Canada funds 147 rail projects for safety improvement

Rail Safety Improvement Programme The Government of Canada will provide CAD 24 million (USD 19.1 million) to fund 147 projects in 2022-2023 across the country under the Rail Safety Improvement Programme.

The announcement was made by the Transport Minister of Canada, Omar Alghabra, and the Member of Parliament for Vaughan-Woodbridge (a federal electoral district in Ontario).

The largest number of the projects to receive the funding will be implemented in Ontario (58 projects), followed by Alberta (24 projects) and Quebec (23 projects). In British Columbia and Saskatchewan will be implemented 22 projects with 11 in each province, while Manitoba and New Brunswick will each implement 10 projects.

The funding includes contributions for 58 grade crossing, infrastructure, and research projects in Ontario Province, for a total amount of more than CAD 13 million (USD 10.35 million).

Under the programme, this year, the funding will go towards 120 grade-crossing improvements, 5 crossing infrastructure projects, 10 grade crossing closures and 12 technology and research projects across the country.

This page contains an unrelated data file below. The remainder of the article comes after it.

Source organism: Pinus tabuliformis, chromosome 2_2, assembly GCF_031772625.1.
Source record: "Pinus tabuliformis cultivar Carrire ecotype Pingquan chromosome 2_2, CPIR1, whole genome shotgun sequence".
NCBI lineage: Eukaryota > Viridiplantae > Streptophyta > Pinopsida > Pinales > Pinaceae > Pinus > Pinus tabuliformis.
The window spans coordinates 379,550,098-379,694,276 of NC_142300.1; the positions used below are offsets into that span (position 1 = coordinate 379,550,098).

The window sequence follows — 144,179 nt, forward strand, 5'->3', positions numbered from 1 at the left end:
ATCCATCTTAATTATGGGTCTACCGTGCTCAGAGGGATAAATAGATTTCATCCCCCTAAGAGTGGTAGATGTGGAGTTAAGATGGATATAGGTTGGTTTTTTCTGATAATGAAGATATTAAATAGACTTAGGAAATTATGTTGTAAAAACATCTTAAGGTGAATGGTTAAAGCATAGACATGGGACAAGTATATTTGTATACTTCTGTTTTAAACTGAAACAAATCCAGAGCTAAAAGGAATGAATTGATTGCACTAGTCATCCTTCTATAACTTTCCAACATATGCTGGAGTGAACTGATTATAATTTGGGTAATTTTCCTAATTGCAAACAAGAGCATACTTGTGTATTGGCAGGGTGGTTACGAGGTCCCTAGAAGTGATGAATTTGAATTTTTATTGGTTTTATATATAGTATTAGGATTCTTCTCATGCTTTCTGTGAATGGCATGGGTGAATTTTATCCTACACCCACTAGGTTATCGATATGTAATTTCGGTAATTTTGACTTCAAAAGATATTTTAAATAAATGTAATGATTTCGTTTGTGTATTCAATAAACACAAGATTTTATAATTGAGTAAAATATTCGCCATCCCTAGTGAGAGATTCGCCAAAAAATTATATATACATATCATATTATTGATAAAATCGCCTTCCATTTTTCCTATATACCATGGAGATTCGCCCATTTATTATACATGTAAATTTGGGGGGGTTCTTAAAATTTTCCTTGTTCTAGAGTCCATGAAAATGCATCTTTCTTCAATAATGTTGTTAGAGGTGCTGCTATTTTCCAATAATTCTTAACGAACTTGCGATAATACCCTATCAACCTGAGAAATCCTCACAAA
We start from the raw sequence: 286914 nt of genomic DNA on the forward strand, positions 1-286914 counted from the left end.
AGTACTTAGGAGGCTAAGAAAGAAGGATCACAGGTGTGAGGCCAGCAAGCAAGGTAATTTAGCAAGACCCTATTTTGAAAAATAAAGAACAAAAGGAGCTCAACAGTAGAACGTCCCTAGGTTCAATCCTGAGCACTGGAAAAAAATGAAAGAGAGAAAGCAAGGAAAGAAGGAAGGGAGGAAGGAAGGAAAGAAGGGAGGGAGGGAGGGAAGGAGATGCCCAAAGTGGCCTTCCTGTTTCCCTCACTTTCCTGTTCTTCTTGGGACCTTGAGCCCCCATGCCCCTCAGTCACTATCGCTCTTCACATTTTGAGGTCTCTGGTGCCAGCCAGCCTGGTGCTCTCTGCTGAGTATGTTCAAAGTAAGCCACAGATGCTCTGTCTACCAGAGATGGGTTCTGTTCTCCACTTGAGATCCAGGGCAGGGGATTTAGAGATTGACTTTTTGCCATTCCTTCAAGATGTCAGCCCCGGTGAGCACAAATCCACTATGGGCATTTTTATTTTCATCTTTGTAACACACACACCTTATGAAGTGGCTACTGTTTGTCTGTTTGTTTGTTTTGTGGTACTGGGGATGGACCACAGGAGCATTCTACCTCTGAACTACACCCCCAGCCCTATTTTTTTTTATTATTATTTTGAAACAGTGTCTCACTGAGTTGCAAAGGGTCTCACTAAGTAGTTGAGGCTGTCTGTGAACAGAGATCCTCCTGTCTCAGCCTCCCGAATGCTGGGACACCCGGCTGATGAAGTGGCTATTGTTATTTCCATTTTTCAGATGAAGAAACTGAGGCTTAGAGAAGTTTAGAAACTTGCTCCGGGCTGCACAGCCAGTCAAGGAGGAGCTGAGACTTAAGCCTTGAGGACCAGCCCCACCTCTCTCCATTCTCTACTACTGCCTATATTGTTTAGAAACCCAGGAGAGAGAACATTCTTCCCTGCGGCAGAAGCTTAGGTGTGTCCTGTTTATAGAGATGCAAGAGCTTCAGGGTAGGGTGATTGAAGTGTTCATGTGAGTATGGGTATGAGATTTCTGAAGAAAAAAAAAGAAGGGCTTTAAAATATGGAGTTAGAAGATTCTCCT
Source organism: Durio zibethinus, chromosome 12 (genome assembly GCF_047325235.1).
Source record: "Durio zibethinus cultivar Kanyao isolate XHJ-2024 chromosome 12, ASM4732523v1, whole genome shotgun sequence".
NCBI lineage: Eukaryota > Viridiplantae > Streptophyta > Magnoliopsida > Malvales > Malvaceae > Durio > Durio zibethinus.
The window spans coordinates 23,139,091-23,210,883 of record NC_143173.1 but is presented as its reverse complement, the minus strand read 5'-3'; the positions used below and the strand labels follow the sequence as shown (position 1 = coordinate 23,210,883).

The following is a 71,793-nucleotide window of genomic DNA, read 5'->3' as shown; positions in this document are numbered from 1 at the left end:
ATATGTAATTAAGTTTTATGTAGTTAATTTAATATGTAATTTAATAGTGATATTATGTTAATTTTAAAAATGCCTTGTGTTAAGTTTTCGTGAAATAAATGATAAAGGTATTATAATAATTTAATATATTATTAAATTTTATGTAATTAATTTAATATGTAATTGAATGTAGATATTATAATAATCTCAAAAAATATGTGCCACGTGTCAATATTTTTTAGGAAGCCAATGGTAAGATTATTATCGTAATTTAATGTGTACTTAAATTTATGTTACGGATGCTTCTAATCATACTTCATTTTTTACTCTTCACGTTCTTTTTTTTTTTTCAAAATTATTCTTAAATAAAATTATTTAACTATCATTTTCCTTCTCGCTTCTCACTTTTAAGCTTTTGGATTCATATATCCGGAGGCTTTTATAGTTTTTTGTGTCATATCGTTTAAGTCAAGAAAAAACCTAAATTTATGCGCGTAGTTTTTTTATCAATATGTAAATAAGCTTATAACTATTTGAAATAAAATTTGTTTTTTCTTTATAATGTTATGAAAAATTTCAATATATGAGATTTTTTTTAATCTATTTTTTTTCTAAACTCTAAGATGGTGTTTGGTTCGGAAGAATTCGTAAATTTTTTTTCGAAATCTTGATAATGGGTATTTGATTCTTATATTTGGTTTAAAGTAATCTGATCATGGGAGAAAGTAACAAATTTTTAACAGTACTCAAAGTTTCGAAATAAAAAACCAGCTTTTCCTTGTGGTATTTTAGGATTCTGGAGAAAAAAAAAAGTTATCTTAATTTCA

In addition to supporting infrastructure, technology, and research projects that improve railway safety, this investment will reduce safety risks, and contribute to economic growth by creating good-paying jobs. Funded projects include infrastructure improvements rail crossings and the development of innovative technologies.

“Investing in rail safety in Ontario and other parts of Canada will help keep communities safe. Since its inception four years ago, the Rail Safety Improvement Programme has provided more than CAD 107 million [USD 85.16 million] to enhance rail safety. We will continue to invest in projects that improve our rail system and that help keep Canadians safe,” the Minister of Transport said.

The safety improvement programme provides funding to provinces, territories, municipalities and local governments, road and transit authorities, crown corporations, for-profit and not-for-profit organizations, academia, Indigenous groups, communities and organisations, and individuals/private landowners to help improve rail safety and reduce injuries and fatalities related to rail transport.


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